Things currently lying on my bedside table (a category interesting in itself):

- Leland de la Durantaye: Giorgio Agamben, A Critical Introduction, which began auspiciously by quoting my favourite section of Calvino's Invisible Cities (the inferno dei viventi), mentions Warburg and goes one to provide one of the most sensitive introductions to Agamben's thought I've seen.

- Gillian Rose: Hegel and Sociology, great but hard going, and does some very interesting things toward the end.

- Jane Hirshfield: After, good poetry which for some reason reminds me of the clear water of the river Exe.

- The Tempest, on which I am currently writing.

- Joscelyn Godwin's translation of the Hypnerotomachia Poliphili, which makes me want to seek out a copy of the original text, which, in turn, seems impossible.

I wonder if I'm the only person who feels like exposing the contents of one's library is always *surprisingly* intimate and personal?


  1. No, you're not: which I which I, a brazen narcissist, clearly, have mine catalogued for all to peruse on librarything (and my blog): ERO (gulp) nestling with Steiner's After Babel, Barbara Pym rubbing shoulders with Susanne Langer.

    Rose IS hard, isn't she? I must admit I really struggled, and as a consequence 'Love's Work' is the only volume of hers which I pick up regularly.

    Talking of The Tempest, do you know Nuttall's little book on it, 'Two Concepts of Allegory'? Full of good things, as always.

    (Oh and on the subject of books, you cdn't post my Davenport Letters book back to me sometime, cd you? I'm having a reread and I'd like to have a look at it again.)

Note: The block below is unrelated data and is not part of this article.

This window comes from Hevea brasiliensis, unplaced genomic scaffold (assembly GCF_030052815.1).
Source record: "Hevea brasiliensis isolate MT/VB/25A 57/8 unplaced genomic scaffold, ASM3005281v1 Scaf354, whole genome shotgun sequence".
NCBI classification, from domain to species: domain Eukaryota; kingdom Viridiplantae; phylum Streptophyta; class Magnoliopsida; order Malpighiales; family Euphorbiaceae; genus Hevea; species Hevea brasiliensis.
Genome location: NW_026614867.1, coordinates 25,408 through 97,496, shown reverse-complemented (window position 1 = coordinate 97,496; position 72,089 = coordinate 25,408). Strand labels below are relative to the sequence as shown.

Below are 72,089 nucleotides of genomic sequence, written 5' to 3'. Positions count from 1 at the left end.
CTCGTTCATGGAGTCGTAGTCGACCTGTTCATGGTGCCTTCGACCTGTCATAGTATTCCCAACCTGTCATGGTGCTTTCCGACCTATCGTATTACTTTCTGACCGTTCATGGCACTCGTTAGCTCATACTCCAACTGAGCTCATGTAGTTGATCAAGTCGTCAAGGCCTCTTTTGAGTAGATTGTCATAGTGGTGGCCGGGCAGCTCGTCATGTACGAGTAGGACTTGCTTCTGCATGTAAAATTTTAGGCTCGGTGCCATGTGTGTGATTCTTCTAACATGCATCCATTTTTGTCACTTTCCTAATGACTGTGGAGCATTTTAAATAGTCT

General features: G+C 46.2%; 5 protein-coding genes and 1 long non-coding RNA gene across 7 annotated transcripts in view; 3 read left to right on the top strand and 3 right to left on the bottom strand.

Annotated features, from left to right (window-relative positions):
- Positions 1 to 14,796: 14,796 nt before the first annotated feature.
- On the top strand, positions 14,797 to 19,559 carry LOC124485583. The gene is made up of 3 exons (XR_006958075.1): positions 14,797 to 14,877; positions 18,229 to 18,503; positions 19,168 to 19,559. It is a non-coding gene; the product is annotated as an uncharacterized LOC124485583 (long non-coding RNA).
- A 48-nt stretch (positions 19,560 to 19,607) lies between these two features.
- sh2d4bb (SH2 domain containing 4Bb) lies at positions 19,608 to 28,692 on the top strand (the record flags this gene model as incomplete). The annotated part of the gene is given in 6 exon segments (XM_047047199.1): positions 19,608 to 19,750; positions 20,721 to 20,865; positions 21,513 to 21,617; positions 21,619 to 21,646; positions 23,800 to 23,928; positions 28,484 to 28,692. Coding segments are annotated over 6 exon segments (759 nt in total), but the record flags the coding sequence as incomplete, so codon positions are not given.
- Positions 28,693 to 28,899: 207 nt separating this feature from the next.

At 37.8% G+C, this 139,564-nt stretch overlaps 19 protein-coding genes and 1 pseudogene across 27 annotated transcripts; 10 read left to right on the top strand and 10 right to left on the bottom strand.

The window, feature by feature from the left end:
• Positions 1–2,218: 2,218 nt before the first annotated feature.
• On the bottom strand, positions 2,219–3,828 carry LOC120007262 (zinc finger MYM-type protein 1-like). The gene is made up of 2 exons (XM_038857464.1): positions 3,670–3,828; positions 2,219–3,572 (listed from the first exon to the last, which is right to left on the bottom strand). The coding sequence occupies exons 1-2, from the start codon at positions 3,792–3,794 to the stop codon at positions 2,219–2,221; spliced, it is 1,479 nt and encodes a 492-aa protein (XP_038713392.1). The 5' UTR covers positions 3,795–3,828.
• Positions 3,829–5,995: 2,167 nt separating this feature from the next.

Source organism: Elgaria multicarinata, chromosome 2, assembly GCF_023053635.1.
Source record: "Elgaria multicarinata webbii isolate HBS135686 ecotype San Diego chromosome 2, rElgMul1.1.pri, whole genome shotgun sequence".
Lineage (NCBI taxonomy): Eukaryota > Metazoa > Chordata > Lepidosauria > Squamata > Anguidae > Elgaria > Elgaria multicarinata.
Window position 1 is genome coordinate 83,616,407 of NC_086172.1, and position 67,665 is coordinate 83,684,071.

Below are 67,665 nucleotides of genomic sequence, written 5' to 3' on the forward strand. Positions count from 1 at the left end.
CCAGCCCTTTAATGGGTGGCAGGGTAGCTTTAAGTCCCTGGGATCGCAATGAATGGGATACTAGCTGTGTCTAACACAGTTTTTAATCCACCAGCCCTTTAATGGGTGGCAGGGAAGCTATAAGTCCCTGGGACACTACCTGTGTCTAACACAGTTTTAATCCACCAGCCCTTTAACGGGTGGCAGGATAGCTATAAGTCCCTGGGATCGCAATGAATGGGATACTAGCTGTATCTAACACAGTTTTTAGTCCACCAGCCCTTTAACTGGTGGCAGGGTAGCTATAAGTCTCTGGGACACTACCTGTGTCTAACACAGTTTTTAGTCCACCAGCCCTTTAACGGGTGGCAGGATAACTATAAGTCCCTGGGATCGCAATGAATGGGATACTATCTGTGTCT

I like Hirshfield a lot too--just trolling through Michael Longley's Collected at the moment, which is excellent.

    I laughed like a drain at the description of the shelf effort!

  2. Oh, and isn't the Hypnerotomachia fascinating?! I enjoyed Agamben's piece on it. I sometimes worry that Godwin is a bit bonkers, though: he did that very odd book called 'The Golden Thread' (I'm sure you know it), which was, I thought, unhinged around the edges. I liked his 'Harmonies of Heaven and Earth' though, despite its inexplicable failure to discuss Tavener--odd indeed for a book on music and mysticism.

  3. I've always thought Godwin was fantastically crazy -- a Pythagorean sorely out of his time -- but it's a fortunate species of insanity, which means the bulk of what he does is relatively trustworthy. Still, it would be nice to have an edition of the Hypnerotomachia with some kind of apparatus. I think there's one in Italian, which I'm not brave enough to wade through...

    I tried LibraryThing, but then realised I had to pay after entering 200 books, which made me a bit sniffy; I should also cede less time to my obsessive side, anyway.

    Having made it through a lot of Hegel & Sociology, I'm more convinced than ever that Rose was a brilliant mind, and she does some particularly interesting things to the Kantian imperative at the end of the book. I don't think it's as good a book as The Broken Middle, but it's certainly interesting as a coherent Hegelian project that avoids lazy proto-Marxism etc.

    I'll pop Davenport in the post to you tomorrow; he's really rather good. I've been reading The Geography of the Imagination on the tube lately - perfect essays for short journeys.

  4. I try not to put books next to each other that might fight - unless I am feeling very mischievous.

    Meanwhile, you've been tagged in the "Interesting Religions" meme.